Massachusetts May 17, 2018
Take A Look Back At Massachusetts’ Year Without A Summer
Sometimes it can feel as if winter drags on forever in Massachusetts, but most people don’t know that there was actually a year when summer never came. In fact, 1816 is known as the “Year Without a Summer” or “The Starvation Year.” Living in Massachusetts during this period was absolutely surreal. Here’s what happened:
On April 5, 1815, the largest volcanic eruption in recorded history took place halfway around the world in Indonesia.
Mt. Tambora begun to rumble and spew dark clouds years earlier before finally cracking open on April 5. The sound of the explosion was heard as far as 1,600 miles away and ash fell up to 810 miles from the volcano. The explosion killed 100,000 people.
Though the Mt. Tambora eruption was far from Massachusetts, it turned life upside down in the Bay State.
The ash and sulphur dioxide cloud and was so massive and far-reaching that it literally changed the Earth’s climate.
This caused crop failure across Massachusetts, as parts of the state were were crusted in frost throughout May.
On June 6, snow blanketed Boston streets. July and August saw near-freezing temperature lows and extreme cold snaps.
Fruits and vegetables froze on the vine in the middle of July. Sheep that had already been shorn were wrapped in their own wool to help them survive the summer.
Food became extremely expensive and many Massachusetts natives fled south to warmer climes. Fishing in Western Massachusetts lakes and ponds became impossible due to inch-thick layers of ice in June.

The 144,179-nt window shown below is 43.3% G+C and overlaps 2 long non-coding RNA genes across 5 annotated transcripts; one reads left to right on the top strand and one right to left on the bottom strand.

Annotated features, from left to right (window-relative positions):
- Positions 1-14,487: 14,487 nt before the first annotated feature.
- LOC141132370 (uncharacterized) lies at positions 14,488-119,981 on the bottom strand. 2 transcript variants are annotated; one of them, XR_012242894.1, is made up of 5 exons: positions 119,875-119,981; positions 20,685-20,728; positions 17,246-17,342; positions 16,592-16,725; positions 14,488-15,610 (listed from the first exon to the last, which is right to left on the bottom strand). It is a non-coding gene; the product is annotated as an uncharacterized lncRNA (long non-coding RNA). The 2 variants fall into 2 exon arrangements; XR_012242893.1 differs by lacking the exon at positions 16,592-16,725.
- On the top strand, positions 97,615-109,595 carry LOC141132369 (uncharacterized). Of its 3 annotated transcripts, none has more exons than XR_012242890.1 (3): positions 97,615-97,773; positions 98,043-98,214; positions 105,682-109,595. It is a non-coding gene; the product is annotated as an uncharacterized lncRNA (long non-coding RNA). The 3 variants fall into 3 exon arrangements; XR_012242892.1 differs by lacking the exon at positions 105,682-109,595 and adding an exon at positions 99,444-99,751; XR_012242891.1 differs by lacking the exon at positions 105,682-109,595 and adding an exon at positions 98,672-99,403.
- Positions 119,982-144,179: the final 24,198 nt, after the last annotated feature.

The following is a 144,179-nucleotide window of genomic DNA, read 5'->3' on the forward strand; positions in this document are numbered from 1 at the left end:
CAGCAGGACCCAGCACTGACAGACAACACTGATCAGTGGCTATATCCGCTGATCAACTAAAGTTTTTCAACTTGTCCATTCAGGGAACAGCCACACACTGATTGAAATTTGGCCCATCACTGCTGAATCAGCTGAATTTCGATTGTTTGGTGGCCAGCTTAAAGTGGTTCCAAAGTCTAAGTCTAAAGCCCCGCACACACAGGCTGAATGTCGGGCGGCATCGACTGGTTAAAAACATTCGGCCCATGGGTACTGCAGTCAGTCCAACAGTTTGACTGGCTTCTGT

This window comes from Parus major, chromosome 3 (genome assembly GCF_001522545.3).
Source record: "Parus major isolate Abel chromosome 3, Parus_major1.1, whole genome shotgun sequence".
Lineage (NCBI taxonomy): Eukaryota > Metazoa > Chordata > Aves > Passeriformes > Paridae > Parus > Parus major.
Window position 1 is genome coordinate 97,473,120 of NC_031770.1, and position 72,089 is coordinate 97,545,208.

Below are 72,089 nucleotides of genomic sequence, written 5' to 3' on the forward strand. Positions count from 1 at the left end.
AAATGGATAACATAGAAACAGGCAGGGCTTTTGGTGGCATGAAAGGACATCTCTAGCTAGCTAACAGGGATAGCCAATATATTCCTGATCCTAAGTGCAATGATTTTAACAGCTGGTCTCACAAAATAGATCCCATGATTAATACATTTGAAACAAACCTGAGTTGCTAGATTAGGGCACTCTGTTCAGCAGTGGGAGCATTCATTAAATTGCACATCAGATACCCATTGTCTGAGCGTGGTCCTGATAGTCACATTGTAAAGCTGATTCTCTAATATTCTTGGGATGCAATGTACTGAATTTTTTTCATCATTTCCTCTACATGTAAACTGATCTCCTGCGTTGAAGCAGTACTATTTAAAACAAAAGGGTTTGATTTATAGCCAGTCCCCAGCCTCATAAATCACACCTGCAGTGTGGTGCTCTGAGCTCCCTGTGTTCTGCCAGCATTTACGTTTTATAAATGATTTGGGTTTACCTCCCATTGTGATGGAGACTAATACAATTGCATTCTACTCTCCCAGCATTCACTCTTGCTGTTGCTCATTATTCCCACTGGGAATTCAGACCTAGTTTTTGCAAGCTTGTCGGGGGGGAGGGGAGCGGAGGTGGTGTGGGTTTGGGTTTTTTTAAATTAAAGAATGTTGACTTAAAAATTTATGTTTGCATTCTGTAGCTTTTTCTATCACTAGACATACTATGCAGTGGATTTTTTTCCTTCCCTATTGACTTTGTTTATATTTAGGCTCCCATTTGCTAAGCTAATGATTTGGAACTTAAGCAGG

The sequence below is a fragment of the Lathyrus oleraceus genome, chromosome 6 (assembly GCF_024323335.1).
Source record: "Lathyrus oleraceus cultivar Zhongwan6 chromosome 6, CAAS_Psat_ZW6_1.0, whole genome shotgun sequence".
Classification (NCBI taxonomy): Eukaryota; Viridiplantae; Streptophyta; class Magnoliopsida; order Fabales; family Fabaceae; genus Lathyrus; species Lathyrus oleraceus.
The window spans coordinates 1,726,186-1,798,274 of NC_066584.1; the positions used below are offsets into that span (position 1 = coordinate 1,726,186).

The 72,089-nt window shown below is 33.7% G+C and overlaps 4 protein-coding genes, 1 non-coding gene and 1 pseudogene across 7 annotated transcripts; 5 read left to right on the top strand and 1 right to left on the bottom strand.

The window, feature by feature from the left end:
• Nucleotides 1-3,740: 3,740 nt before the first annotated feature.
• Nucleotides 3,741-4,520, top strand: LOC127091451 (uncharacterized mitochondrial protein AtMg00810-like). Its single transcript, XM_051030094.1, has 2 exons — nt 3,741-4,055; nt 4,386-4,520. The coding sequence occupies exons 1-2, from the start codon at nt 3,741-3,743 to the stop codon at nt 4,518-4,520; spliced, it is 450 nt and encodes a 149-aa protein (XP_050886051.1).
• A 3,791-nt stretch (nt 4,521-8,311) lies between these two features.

There are reports of farmers in Central Massachusetts abandoning their crops all together and foraging for wild nettles and hedgehogs in the woods in order to feed their families.
However, it wasn’t all bad news. Particulates and moisture from the eruption lingered over Massachusetts for months, causing absolutely brilliant sunsets of a kind that may not have been seen since.
And over in Europe, the cold summer weather led to Percy Shelley, Mary Shelley, Lord Byron, and John Polidiri holing up together in a lake house and holding a writing contest. Mary Shelley wrote what eventually became the classic novel
The cooling effect lasted for several years in Massachusetts. Thankfully, by 1820 the weather had finally returned back to normal.
The next time you moan about a winter that seems to drag on forever, remember the Year Without a Summer and count your blessings.
Thankfully, most experts agree that an eruption like the 1815 disaster won’t happen again within our lifetimes. For more weird Bay State history, check out
this Massachusetts insane asylum with a dark and evil history.